The events of one’s life take place, take place. How often have I used that expression, and how often have I stopped to think what it means? Events do indeed take place; they have meaning in relation to the things around them. - N. Scott Momaday
“Could you help me find Teresita?”
Should some perplexed traveler stop me with that question, I’d have a quick reply.
“Sure. Head west out of Franklin on US 64. When you get to Cartoogechaye, turn left on the Old Murphy Road. Follow that to North Jones Creek Road, look for Gillespie Chapel and you'll reach Teresita, between Pine Mountain and Black Mountain."
While that’s a reasonably accurate answer, it’s not what writer and critic Edmund Wilson wanted when he raised the question forty-five years ago. More on that later.
This story began when I heard N. Scott Momaday read a piece called “Riding is an Exercise of the Mind” from his book, In the Presence of the Sun. It’s amazing how a few carefully chosen words can possess the power to transport a person through space and time, and bring back a flood of memories. Momaday’s words did that for me:
One autumn morning in 1946 I woke up at Jemez Pueblo.
Two decades later I would be the one waking up at Jemez Pueblo, and at about the same age as Momaday was in 1946. The twelve-year-old Momaday had come to the place of his growing up, as he put it, and found a place much like the village I saw in 1968. He described the scene:
The village and the valley, the canyons and the mountains had been there from the beginning of time, waiting for me. So it seemed….
The landscape was full of mystery and of life. The autumn was in full bloom. The sun cast a golden light upon the adobe walls and the cornfields; it set fire to the leaves of willows and cottonwoods along the river; and a fresh cold wind rand own from the canyons and carried the good scents of pine and cedar smoke, of bread baking in the beehive ovens, and of rain in the mountains. There were horses in the plain and angles of geese in the sky.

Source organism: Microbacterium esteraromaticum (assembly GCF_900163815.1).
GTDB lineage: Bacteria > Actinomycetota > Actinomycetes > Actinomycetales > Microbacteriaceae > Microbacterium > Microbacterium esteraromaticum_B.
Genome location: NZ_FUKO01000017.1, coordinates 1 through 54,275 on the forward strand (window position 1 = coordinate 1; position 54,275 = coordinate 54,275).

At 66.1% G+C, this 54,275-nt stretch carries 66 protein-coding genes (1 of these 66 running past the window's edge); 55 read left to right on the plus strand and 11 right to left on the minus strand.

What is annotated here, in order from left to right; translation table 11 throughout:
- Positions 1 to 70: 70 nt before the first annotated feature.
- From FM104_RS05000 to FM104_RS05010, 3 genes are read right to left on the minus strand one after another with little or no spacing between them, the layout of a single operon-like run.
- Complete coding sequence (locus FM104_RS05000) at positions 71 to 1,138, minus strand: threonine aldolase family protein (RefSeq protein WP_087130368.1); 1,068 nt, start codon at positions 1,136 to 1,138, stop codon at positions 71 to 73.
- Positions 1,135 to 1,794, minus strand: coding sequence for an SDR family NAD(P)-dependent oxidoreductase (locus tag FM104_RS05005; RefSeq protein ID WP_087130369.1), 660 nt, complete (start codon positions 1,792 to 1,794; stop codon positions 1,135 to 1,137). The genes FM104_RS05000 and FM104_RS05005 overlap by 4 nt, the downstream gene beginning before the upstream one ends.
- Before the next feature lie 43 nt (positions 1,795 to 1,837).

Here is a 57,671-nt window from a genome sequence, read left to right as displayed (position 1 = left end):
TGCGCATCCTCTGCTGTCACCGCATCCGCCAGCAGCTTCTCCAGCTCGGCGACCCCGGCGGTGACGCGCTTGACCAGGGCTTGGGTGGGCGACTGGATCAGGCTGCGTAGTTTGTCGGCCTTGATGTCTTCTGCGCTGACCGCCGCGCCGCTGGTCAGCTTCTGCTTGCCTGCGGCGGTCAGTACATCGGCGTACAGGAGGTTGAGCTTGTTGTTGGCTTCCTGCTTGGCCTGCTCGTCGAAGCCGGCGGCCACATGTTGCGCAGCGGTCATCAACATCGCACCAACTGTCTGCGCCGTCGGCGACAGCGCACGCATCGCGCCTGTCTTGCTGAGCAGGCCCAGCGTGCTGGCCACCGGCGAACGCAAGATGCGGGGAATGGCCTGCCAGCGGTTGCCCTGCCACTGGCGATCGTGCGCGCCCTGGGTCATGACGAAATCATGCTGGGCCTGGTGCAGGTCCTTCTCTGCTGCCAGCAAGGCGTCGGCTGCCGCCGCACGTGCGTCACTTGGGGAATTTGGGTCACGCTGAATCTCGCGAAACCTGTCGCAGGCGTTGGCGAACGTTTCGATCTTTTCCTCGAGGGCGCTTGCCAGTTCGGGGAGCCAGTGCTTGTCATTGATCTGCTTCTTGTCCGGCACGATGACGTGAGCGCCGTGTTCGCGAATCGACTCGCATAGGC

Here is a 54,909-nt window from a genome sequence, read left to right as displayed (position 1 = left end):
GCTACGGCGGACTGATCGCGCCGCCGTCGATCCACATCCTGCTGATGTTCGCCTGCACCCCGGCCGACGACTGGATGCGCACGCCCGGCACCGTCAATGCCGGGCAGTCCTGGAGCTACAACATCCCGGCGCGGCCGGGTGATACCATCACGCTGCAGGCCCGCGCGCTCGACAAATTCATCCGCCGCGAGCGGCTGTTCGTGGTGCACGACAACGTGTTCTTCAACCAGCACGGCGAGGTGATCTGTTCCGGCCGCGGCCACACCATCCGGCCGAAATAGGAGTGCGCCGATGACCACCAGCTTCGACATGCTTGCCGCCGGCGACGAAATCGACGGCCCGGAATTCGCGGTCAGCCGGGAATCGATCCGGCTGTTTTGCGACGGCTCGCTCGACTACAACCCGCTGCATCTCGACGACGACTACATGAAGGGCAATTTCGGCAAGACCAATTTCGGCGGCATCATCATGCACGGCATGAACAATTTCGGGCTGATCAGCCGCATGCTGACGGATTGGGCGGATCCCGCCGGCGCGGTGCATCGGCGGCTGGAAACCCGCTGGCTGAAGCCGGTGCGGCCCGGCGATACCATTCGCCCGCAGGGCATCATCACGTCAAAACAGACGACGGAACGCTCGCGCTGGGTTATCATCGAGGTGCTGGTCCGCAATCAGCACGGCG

Hearing those words from Momaday took me back to Jemez. I could smell the wood smoke. I could taste the bread from those beehive ovens. I could revisit my own adventures from the time I spent there. I remembered:
One afternoon, my new-found friends at Jemez asked if I liked apricots. “Follow us,” they motioned, and in just a minute we came upon a tree loaded with apricots ripened to perfection under the New Mexico sun. The heavily laden limbs beckoned and we began enjoying the golden fruit. I had never tasted apricots more delicious, either before or since.
I had never felt more at home anywhere else, before or since.
Suddenly, my trilingual buddies were yelling frantically to one another in a language I did not understand. They took off running as fast as they could go. I turned around slowly and saw an old man at the back door of his adobe house, holding a shotgun and scowling. Surely he wouldn’t shoot a skinny little tow-headed boy for raiding his apricot tree. Or would he? And how could you blame him if he did?
I didn’t wait to find out.
Edmund Wilson’s visit to Jemez Pueblo had preceded my arrival by almost 40 years. When N. Scott Momaday began a correspondence with him in the 1960’s, Wilson wrote:
There was a beautiful Indian girl there named Teresita…If you should meet her, please remember me to her.
Momaday never found Teresita, but later reflected on Wilson’s comment:
In his long lifetime, Wilson knew a great many people and traveled widely over the earth….It fascinates me that he should recall to mind a girl in the Jemez Mountains after a span of thirty years. But why should it?
If in August, some year, when I go to see the Pecos bull run through the streets of Jemez Pueblo, I find the old woman, I shall indeed remember him to her.
One indelible memory from Jemez was when the old ladies came around selling freshly cooked tamales. Every evening they'd carry baskets of steaming hot tamales wrapped in cornhusks. I wonder about Edmund Wilson’s Teresita. Since she had been a young lady in 1930, she could have been one of those tamale vendors four decades later. Or perhaps I saw Teresita in Jemez Pueblo taking bread out of a beehive oven. It might have happened.
Now, if a perplexed traveler were to ask me for help finding Teresita, I would hesitate before answering.
“Well, that all depends. Which Teresita are you looking for?”
There is great good in returning to a landscape that has had extraordinary meaning in one's life. It happens that we return to such places in our minds irresistably. There are certain villages and towns, mountains and plains that, having seen them, walked in them, lived in them, even for a day, we keep forever in the mind's eye. They become indispensable to our well-being; they define us, and we say, I am who I am because I have been there, or there. - N. Scott Momaday
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